New Jersey Governor Chris Christie and State Assembly Majority Leader Louis Greenwald have been sued today in Federal Court by parents and medical care providers over the closure of a children’s health care provider in the state. Mercer County Children’s Medical Day Care Center, a licensed pediatric Medical Day Center in New Jersey, together with the parents of patients at the Center filed a compliant today the United States District Court for the District of New Jersey after a series of recently passed limitations new regulations caused it to close it’s doors.
Mercer Medical Daycare filed a lawsuit this week against Governor of New Jersey Chris Christie, New Jersey State Comptroller Mark Anderson, the New Jersey Department of Human Services, the New Jersey Department of Health, as well as government officials and agencies that Mercer Medical Daycare claims infringed on their constitutional rights.
The complaint, filed by the law firm of Nesenoff & Miltenberg, LLP, claims that the State of New Jersey violated federal law and sought to punish the Mercer Medical Daycare in retaliation for objecting changes to the State’s regulations. The Complaint alleges that the State’s actions forced Mercer Medical Daycare to shut its doors, leaving their pediatric patients without medical services. The Center provides services to low income families.
“We are deeply troubled by the lack of Gov. Christie’s commitment to the children of the State of New Jersey – out of the public eyes, and beyond the photo opportunities, he has allowed Medicaid funds that were supposed to be used in support of Mercer Medical Daycare, to be manipulated by none other than State Assembly Majority Leader Louis Greenwald, for Greenwald’s own gain,” said Attorney Andrew Miltenberg.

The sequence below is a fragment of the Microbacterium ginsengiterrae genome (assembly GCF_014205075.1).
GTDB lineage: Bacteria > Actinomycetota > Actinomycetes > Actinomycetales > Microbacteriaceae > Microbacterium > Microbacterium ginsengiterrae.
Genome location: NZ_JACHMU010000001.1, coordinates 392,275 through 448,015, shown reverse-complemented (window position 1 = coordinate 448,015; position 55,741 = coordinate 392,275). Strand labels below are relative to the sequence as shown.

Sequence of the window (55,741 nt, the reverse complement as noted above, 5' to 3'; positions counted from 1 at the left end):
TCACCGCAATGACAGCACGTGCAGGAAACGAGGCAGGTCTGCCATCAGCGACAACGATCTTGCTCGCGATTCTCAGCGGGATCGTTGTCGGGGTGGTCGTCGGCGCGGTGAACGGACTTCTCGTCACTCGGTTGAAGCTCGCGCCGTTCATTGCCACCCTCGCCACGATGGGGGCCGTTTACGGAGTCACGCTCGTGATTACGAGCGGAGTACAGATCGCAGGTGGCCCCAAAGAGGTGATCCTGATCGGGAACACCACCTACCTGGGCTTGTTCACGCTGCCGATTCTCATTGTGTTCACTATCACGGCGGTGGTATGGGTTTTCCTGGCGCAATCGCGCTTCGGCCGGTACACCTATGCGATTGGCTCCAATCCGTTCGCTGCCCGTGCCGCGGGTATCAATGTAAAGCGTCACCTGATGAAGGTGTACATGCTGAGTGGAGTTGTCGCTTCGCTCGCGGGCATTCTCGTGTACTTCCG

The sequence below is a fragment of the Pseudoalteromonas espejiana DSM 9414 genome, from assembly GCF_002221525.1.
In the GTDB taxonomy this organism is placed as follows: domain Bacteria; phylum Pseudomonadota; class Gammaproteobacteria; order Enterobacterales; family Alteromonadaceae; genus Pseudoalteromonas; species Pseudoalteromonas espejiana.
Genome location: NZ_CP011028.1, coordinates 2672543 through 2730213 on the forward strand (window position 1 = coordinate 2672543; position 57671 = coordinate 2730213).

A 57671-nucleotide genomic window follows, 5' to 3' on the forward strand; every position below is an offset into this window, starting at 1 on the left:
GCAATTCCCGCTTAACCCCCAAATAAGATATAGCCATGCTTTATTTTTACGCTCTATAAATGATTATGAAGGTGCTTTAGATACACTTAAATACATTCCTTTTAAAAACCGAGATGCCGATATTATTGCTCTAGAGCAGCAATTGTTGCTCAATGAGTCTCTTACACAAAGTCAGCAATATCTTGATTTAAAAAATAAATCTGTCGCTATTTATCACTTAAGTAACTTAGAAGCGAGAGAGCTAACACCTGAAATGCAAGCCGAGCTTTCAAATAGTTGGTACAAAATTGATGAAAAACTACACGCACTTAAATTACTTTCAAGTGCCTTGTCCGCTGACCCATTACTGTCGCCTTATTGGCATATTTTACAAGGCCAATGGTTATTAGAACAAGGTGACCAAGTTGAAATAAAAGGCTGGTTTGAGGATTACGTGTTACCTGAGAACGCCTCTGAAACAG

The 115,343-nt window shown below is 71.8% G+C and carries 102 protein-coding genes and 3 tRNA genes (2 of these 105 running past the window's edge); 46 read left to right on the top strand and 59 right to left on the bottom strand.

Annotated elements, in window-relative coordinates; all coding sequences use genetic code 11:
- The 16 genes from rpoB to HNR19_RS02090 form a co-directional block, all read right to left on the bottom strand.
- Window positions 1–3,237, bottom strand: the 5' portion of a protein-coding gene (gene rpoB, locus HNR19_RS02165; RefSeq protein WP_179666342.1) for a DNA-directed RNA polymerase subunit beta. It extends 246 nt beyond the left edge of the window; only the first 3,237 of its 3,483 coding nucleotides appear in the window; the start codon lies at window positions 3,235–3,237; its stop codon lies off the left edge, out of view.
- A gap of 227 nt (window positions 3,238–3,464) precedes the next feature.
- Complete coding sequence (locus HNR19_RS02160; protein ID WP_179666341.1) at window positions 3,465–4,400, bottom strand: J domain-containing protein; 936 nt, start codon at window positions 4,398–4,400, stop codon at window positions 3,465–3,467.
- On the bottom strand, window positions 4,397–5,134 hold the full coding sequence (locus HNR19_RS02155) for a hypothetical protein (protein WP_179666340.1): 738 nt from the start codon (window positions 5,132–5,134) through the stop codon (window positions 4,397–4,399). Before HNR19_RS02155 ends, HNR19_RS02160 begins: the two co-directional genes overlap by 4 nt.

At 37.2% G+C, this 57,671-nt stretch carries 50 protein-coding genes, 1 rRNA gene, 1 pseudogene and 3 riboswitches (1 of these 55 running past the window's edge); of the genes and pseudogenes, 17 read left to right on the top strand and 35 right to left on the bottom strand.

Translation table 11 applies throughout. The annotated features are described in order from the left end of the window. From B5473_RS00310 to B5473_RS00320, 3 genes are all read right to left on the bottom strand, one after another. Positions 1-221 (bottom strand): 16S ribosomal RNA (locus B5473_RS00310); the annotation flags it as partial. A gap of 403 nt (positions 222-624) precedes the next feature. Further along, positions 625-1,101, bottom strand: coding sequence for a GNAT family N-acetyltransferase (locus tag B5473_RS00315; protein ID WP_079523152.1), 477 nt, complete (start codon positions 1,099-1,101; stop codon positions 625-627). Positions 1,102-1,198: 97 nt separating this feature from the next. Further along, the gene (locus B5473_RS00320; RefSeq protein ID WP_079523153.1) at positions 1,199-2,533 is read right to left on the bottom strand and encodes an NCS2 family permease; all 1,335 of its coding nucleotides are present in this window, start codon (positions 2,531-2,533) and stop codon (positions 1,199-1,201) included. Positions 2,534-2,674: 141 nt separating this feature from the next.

The attorneys in the case as well as the plaintiffs contend that Governor Christie and Assemblyman Louis Greenwald are unresponsive to the needs of minority communities in New Jersey. The state recently passed a law changing some of its Medicaid structure. The law (S-2443/A-3636) creates the Medicaid Accountable Care Organization (ACO) Demonstration Project. Under the program, nonprofit groups can apply to provide healthcare to Medicaid fee-for-service recipients residing in an area with more than 5,000 Medicaid recipients.
The state also agreed to Medicaid expansion as proposed under federal health care reform legislation, although the Governor remains an outspoken opponent of the law overall. Christie said New Jersey will save $227 million in 2014. Federal funding will cover the cost of this expansion entirely for the first three years and then cover 90% following that until 2022.
The case is Mercer County Childrens Medical Court Daycare, LLC et al v. O’Dowd et all 3:13-cv-01436-AET-DEA